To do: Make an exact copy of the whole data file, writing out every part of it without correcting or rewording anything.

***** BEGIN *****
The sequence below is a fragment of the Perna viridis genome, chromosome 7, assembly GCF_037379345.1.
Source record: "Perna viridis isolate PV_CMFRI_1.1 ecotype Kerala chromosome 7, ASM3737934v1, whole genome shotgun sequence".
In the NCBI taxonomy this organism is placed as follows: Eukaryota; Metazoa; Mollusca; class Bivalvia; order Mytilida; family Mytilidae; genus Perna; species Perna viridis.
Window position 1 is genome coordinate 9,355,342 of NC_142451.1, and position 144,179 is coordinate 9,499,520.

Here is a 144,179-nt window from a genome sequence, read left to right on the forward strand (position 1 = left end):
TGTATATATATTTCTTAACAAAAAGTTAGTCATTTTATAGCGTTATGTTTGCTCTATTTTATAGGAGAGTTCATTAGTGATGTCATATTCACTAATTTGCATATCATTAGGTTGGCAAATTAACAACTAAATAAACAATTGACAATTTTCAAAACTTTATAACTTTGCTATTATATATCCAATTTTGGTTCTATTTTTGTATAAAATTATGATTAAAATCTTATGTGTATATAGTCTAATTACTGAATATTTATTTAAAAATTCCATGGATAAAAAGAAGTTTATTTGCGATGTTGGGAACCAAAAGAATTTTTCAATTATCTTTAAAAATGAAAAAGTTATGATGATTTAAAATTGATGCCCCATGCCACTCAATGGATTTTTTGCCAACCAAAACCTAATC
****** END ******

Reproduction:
The sequence below is a fragment of the Perna viridis genome, chromosome 7, assembly GCF_037379345.1.
Source record: "Perna viridis isolate PV_CMFRI_1.1 ecotype Kerala chromosome 7, ASM3737934v1, whole genome shotgun sequence".
In the NCBI taxonomy this organism is placed as follows: Eukaryota; Metazoa; Mollusca; class Bivalvia; order Mytilida; family Mytilidae; genus Perna; species Perna viridis.
Window position 1 is genome coordinate 9,355,342 of NC_142451.1, and position 144,179 is coordinate 9,499,520.

Here is a 144,179-nt window from a genome sequence, read left to right on the forward strand (position 1 = left end):
TGTATATATATTTCTTAACAAAAAGTTAGTCATTTTATAGCGTTATGTTTGCTCTATTTTATAGGAGAGTTCATTAGTGATGTCATATTCACTAATTTGCATATCATTAGGTTGGCAAATTAACAACTAAATAAACAATTGACAATTTTCAAAACTTTATAACTTTGCTATTATATATCCAATTTTGGTTCTATTTTTGTATAAAATTATGATTAAAATCTTATGTGTATATAGTCTAATTACTGAATATTTATTTAAAAATTCCATGGATAAAAAGAAGTTTATTTGCGATGTTGGGAACCAAAAGAATTTTTCAATTATCTTTAAAAATGAAAAAGTTATGATGATTTAAAATTGATGCCCCATGCCACTCAATGGATTTTTTGCCAACCAAAACCTAATC